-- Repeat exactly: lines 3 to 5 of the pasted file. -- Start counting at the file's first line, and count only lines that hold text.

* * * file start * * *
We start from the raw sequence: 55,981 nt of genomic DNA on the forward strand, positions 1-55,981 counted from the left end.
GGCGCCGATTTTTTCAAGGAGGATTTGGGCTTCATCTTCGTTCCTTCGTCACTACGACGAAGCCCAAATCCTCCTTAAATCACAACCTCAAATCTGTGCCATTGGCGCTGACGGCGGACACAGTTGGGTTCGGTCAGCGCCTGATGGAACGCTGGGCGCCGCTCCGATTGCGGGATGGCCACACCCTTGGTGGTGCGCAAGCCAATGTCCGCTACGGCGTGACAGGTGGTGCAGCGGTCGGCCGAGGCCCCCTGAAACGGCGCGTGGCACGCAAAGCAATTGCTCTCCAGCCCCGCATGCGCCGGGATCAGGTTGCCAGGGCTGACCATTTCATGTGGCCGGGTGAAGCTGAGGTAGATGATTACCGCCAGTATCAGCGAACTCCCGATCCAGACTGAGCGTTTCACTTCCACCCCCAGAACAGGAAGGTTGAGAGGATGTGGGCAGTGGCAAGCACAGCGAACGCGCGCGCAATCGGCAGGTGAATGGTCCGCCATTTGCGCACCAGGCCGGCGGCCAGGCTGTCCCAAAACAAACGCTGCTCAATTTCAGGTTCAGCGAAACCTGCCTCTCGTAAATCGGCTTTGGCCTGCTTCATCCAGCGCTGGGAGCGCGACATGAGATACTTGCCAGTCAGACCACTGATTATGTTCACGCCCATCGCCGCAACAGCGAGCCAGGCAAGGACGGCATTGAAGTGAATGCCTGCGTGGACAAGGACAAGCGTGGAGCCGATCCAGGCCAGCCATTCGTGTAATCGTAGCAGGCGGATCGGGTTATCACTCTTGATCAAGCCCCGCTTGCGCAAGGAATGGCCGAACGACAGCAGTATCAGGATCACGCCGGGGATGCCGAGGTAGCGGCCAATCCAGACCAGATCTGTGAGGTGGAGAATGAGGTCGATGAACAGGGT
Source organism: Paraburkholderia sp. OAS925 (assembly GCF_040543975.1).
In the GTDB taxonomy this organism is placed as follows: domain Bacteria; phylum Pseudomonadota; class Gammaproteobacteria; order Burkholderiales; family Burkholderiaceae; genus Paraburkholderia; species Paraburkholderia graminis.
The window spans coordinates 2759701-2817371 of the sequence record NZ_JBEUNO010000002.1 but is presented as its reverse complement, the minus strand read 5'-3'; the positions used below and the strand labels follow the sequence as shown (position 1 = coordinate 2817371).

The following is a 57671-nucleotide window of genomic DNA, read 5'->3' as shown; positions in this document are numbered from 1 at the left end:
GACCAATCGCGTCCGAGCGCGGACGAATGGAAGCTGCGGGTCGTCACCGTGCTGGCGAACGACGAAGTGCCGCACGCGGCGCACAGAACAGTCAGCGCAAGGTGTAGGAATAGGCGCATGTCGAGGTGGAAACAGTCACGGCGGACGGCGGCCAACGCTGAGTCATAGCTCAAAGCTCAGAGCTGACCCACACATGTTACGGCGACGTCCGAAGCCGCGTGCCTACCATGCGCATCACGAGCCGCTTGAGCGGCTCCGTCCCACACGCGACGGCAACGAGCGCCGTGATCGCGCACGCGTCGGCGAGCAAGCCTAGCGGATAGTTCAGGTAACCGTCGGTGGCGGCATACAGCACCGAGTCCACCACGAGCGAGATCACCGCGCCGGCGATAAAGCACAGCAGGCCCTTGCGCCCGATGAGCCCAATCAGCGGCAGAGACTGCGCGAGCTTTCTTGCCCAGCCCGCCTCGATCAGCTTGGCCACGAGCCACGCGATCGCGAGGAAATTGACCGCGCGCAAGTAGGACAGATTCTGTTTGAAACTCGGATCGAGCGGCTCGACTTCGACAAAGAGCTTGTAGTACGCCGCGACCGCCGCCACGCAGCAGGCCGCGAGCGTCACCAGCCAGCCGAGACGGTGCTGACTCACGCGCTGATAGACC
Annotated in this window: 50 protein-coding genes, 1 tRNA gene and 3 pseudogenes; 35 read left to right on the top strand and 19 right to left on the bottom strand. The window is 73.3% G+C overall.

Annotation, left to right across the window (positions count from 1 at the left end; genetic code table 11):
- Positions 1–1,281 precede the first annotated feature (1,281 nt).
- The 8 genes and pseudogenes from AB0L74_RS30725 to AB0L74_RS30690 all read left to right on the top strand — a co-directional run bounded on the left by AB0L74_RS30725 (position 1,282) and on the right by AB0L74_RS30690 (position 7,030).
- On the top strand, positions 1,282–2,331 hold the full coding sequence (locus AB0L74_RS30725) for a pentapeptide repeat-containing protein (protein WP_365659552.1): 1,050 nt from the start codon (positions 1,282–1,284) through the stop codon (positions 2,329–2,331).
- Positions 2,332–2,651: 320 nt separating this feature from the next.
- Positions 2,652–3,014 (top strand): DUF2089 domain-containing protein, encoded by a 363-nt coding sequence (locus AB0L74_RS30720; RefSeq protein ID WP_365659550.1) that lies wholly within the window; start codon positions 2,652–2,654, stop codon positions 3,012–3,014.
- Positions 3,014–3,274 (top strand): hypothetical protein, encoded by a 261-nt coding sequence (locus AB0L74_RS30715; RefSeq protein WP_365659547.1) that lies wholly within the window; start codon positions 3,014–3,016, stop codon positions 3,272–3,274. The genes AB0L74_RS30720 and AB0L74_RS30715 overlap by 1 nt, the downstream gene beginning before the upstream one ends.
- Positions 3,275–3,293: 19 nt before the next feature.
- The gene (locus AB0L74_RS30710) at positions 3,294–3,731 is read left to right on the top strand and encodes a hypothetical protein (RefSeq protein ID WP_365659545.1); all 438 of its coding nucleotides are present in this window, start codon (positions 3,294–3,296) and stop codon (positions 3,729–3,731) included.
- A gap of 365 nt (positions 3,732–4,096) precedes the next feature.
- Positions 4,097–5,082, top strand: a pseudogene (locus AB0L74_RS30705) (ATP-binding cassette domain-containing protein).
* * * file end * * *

Source organism: Paraburkholderia sp. OAS925 (assembly GCF_040543975.1).
In the GTDB taxonomy this organism is placed as follows: domain Bacteria; phylum Pseudomonadota; class Gammaproteobacteria; order Burkholderiales; family Burkholderiaceae; genus Paraburkholderia; species Paraburkholderia graminis.
The window spans coordinates 2759701-2817371 of the sequence record NZ_JBEUNO010000002.1 but is presented as its reverse complement, the minus strand read 5'-3'; the positions used below and the strand labels follow the sequence as shown (position 1 = coordinate 2817371).